First Draft FCC Piece

This is the full, uncut copy I submitted to the Mercury News. The published piece (In neutrality debate, carriers get blamed for Net’s weaknesses) has moved to the Merc’s archives, where you have to pay to retrieve it.

The Circus is Coming

The circus is coming to Palo Alto. The FCC’s network neutrality circus that is, the dramatic battle between two conflicting views of the Internet. In this tussle, the lovely but fanciful notion of a semi-divine and nearly perfect engine of democracy and community sets itself against the reality that today’s Internet is a warty gadget that lives on the edge of collapse in the best of times.

The FCC is investigating a group of complaints from the consumer protection lobby and a local startup, Vuze, Inc., against Silicon Valley’s cable company, Comcast. The complaints allege seven different kinds of villainy and seek enormous fines. The Commission has already held one public hearing, sponsored by the Berkman Center for Internet and Society at the Harvard Law School, and holds the follow-up at Berkman Center alumnus Larry Lessig’s Stanford Center for Internet and Society.

Little good came from the Berkman hearing. Both panels were dominated by legal scholars, academics, and business interests dead set on securing free rides. Vuze was given its own time and the special privilege of a multi-media presentation, while ordinary witnesses encountered resistance from the Commission in simply showing Power Point slides, let alone short video clips (such as the Web Hog commercial from 2000, that I wanted to show.)

Chairman Martin made no secret of his sympathies. He badgered Comcast’s solitary witness after fairly swooning over Vuze and failed to display the slightest insight into the management challenges faced by broadband carriers. The Internet was designed for the polite society of network engineering professors and their graduate students, not our rough-and-tumble world of viruses, e-mail scams, and copyright theft, and it shows. Peer-to-peer applications, such as the open source version of BitTorrent used by Vuze, are designed to consume a disproportionate share of network bandwidth, and carriers have to limit this appetite to provide good service to mainstream users. Japan has learned that adding more capacity to the network doesn’t alleviate this problem: peer-to-peer consumes the largest share of the pipe, no matter how big it is.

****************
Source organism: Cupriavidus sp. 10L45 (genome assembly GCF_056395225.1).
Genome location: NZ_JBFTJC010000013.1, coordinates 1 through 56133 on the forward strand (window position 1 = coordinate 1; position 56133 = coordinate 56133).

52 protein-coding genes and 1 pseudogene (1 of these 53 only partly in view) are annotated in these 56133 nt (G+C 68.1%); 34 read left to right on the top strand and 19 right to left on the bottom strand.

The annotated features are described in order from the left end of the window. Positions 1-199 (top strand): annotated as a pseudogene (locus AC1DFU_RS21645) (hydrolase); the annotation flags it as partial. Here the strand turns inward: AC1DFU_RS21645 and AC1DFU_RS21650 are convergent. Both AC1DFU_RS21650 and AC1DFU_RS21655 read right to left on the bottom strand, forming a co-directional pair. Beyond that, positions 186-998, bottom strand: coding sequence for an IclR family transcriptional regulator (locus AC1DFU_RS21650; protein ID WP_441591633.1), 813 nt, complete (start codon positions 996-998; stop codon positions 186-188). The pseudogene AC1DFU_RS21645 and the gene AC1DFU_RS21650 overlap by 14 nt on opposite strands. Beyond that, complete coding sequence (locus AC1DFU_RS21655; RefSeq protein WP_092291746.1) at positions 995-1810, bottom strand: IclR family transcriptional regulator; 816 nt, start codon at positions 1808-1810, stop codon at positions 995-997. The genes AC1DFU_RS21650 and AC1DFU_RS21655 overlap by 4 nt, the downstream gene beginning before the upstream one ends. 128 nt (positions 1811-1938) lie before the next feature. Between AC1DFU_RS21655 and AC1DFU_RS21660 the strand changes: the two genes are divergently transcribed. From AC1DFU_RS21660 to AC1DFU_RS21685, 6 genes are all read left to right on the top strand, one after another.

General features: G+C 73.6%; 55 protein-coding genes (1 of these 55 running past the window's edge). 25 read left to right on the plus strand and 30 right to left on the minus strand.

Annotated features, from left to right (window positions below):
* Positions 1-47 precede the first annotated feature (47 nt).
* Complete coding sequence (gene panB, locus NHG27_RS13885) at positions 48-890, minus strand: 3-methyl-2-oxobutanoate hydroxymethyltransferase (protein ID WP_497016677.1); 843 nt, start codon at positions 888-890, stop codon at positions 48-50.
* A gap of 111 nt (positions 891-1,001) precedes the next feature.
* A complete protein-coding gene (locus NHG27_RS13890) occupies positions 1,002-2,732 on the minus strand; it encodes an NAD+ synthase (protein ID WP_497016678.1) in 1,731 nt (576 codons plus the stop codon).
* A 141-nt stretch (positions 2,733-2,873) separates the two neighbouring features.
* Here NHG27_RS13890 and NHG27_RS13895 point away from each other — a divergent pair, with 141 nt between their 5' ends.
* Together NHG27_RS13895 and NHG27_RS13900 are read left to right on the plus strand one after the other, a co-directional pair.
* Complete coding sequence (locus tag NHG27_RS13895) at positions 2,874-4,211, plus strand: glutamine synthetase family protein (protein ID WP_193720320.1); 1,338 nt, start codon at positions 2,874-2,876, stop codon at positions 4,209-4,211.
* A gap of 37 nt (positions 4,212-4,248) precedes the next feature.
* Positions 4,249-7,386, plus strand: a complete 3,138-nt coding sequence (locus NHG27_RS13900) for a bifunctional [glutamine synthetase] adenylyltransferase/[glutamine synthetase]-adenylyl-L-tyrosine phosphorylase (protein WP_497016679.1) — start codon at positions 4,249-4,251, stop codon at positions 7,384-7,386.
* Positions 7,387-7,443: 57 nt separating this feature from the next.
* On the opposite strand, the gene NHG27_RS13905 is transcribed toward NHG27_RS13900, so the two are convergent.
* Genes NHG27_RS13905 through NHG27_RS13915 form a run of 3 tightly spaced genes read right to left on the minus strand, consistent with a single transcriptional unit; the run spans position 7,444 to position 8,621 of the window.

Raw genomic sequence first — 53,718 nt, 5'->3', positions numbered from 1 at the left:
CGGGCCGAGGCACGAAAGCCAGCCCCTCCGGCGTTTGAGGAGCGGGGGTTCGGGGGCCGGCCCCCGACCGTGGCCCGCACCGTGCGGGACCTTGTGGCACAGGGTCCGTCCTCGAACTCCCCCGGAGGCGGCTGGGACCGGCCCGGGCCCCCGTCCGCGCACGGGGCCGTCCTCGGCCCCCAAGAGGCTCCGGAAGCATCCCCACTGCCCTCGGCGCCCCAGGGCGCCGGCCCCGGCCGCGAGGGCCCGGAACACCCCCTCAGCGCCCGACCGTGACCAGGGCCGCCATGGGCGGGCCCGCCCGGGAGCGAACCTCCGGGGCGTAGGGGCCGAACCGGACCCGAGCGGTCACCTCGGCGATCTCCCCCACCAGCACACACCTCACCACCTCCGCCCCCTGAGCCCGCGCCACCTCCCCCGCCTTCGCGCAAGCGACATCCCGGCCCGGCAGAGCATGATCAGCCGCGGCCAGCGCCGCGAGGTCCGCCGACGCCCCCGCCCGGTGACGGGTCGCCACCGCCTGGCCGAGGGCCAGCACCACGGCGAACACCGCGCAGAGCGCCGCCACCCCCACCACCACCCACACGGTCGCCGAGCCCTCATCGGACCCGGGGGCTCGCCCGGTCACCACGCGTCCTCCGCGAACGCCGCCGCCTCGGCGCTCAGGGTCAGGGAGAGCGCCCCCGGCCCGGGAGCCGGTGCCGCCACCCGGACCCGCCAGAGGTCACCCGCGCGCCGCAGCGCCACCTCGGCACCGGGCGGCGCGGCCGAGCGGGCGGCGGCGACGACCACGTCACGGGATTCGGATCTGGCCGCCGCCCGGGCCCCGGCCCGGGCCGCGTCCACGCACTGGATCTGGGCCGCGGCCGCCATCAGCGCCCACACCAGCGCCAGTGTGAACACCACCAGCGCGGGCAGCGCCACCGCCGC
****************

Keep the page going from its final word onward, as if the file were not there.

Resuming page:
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The poor commissioners

The FCC commissioners are going to sit through seven hours of non-stop testimony tomorrow, a severe test of bladder and patience. Here’s the last-minute witness list:

12:45 p.m. Panel Discussion 1 – Network Management and Consumer Expectations

Introduction: Lawrence Lessig, C. Wendell and Edith M. Carlsmith Professor of Law, Stanford Law School

* Rick Carnes, President, Songwriters Guild of America
* Michele Combs, Christian Coalition of America
* George Ou, Independent Consultant and Former Network Engineer
* Jon Peha, Associate Director of the Center for Wireless and Broadband Networking; Professor, Department of Electrical and Computer Engineering, and the Department of Engineering and Public Policy, Carnegie Mellon University
* Jean Prewitt, President and Chief Executive Officer, Independent Film & Television Alliance
* James P. Steyer, Chief Executive Officer and Founder, Common Sense Media
* Robb Topolski, Software Quality Engineer

2:15 p.m. Break

3:00 p.m. Panel Discussion 2 – Consumer Access to Emerging Internet Technologies and Applications

Introduction: Barbara van Schewick, Assistant Professor of Law, Stanford Law School

* Jason Devitt, Chief Executive Officer, SkyDeck
* Harold Feld, Senior Vice President, Media Access Project
* George S. Ford, Chief Economist Phoenix Center for Advanced Legal & Economic Public Policy Studies
* Brett Glass, Chief Executive Officer,